Apple provides you with 5GB of free iCloud storage when you register an Apple ID, which isn’t much considering how expansive the service has become. It can back up your devices, keep your photos and videos in the cloud, and even operate like a standard cloud storage service in the form of iCloud Drive.
If you’re already confused then you don’t need to be. Here’s what iCloud Drive is, what makes it different to Apple’s other services, and how to access it on your iPhone, Mac, Windows, and even Android device.
What is iCloud Drive?
iCloud is Apple’s name for its cloud storage services which incorporates a few different things:
- iCloud Photo Library lets you store and access your media in the cloud, rather than keeping it on your devices.
- iCloud Music Library is a single cloud-based library of songs used by Apple Music to keep your collection synced between devices.
- iCloud Backup is, unsurprisingly, a backup service for your devices which is kept in the cloud.
- iCloud Drive is the closest thing Apple has to a standard Dropbox or Google Drive shared folder, where files are synced between devices.
So iCloud Drive is only one part of the larger iCloud ecosystem, and it most closely resembles the bog-standard folder format used by nearly every other cloud storage provider. There are a few caveats to the service which make it unique, as is often the case with Apple’s products.
You can save documents to iCloud Drive within apps, especially Apple’s own apps like TextEdit and Pages. Files can be saved anywhere to your cloud storage, but also appear in an app-specific folder. This makes for a compartmentalised approach to cloud storage, which still provides a degree of control over folder structures and organization.
Unfortunately Apple’s approach also means that sharing is rather limited. Unlike Google Drive, you can’t set permissions for folders or individual files and share them with others. You can still collaborate on projects stored in iCloud, but the nitty-gritty of it is handled by the app (for example Pages).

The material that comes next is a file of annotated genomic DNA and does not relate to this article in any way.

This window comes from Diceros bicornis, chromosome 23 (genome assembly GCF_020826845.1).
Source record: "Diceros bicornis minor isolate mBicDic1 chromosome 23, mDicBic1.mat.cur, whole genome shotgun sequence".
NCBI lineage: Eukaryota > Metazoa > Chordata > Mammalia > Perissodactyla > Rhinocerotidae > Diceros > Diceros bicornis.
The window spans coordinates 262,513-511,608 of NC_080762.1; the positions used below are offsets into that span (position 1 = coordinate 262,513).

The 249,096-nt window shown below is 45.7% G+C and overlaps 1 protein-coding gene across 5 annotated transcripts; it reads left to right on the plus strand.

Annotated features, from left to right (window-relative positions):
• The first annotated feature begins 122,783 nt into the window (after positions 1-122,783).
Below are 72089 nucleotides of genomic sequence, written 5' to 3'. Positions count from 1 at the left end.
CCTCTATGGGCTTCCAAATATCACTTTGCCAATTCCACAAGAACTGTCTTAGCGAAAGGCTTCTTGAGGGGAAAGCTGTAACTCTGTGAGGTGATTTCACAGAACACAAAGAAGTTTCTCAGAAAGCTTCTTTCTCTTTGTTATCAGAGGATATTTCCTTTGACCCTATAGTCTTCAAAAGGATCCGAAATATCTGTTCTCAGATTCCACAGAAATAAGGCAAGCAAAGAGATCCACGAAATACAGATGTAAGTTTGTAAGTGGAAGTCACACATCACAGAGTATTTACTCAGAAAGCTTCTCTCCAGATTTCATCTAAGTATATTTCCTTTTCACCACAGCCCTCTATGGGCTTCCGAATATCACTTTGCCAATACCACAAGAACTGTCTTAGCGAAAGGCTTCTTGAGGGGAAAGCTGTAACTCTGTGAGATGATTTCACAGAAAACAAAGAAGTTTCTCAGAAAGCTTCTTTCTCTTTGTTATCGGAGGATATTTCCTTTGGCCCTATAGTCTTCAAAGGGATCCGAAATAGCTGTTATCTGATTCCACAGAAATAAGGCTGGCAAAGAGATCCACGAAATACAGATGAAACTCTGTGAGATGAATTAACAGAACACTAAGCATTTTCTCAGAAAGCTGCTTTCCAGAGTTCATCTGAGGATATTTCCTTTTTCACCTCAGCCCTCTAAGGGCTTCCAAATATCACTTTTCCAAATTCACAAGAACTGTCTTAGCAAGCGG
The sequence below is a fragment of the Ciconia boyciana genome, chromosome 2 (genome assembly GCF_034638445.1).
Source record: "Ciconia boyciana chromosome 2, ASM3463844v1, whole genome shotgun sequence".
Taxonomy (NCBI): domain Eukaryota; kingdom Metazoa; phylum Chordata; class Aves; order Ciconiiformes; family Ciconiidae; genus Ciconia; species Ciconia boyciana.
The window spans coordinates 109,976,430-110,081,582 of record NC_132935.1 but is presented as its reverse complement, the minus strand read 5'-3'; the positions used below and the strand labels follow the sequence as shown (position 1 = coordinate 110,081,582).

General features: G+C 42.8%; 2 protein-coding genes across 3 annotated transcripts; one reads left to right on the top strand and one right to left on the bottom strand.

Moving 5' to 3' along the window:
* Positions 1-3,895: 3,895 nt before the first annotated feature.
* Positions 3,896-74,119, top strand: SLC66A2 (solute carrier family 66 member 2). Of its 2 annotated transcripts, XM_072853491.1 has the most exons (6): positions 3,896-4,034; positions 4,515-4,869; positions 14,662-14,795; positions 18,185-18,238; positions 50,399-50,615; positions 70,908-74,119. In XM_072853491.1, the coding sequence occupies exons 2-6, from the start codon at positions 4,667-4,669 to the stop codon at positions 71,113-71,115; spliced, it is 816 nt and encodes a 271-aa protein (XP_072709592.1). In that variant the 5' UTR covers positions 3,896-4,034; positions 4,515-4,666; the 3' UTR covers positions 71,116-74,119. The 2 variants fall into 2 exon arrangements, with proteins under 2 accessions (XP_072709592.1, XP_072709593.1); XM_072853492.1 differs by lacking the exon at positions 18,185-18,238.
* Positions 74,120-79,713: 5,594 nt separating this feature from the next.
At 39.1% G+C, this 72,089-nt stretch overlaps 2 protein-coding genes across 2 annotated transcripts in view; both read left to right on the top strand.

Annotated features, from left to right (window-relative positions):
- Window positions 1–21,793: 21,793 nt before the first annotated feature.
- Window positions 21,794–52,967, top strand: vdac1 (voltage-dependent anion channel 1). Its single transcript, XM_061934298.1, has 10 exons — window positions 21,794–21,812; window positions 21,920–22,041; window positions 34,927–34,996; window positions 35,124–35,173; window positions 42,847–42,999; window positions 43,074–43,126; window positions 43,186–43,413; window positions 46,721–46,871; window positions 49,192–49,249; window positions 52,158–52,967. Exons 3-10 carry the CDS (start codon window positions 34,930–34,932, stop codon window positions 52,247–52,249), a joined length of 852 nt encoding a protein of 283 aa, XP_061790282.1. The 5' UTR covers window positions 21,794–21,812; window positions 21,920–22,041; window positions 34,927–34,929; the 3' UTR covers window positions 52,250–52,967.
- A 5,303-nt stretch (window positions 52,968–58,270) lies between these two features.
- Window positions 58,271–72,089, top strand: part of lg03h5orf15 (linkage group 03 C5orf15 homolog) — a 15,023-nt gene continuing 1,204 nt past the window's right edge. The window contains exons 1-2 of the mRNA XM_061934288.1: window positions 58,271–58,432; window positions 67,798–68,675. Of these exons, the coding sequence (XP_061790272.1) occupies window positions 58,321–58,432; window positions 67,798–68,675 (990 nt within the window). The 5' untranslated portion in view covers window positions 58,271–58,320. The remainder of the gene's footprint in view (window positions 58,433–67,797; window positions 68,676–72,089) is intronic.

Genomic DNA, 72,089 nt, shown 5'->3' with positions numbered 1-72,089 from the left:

You’ll need an Apple ID, and thus an Apple device, in order to have access to iCloud Drive. You only get 5GB of free storage per user, not per device; with the option to upgrade if you need more. If you intend to backup your iPhone and store a few files, you’ll almost certainly need to buy more iCloud storage at some point.
Are There Any Limits?
Storage space is the biggest limit you’ll face, as your 5GB won’t go far, but it will give you a taste of what iCloud can do for you. Once you run out of space, Apple will bombard you with notices to upgrade your cloud storage. You can disable device backup under Settings > iCloud > Backup on your iOS devices to stop this.
There are no limits on the types of files you can store and sync via iCloud Drive. Apple says that you can store anything on iCloud drive “as long as it’s less than 15GB in size and you don’t exceed your iCloud storage limit.” You can then access these files on any device, though you’ll need an app that can make use of them (like VLC for playing MP3 files, or a comic book reader for .CBR archives).